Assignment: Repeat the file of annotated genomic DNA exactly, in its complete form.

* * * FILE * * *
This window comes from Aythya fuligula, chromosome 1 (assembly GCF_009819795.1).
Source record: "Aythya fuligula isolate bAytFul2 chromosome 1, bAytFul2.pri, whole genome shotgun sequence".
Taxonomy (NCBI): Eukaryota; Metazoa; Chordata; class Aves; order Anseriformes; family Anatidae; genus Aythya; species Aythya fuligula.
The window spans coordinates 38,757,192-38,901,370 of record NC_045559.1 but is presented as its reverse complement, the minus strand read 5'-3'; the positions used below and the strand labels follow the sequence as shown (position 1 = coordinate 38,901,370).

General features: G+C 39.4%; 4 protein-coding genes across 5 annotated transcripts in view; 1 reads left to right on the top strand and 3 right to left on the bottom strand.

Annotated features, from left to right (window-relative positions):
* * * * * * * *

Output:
This window comes from Aythya fuligula, chromosome 1 (assembly GCF_009819795.1).
Source record: "Aythya fuligula isolate bAytFul2 chromosome 1, bAytFul2.pri, whole genome shotgun sequence".
Taxonomy (NCBI): Eukaryota; Metazoa; Chordata; class Aves; order Anseriformes; family Anatidae; genus Aythya; species Aythya fuligula.
The window spans coordinates 38,757,192-38,901,370 of record NC_045559.1 but is presented as its reverse complement, the minus strand read 5'-3'; the positions used below and the strand labels follow the sequence as shown (position 1 = coordinate 38,901,370).

General features: G+C 39.4%; 4 protein-coding genes across 5 annotated transcripts in view; 1 reads left to right on the top strand and 3 right to left on the bottom strand.

Annotated features, from left to right (window-relative positions):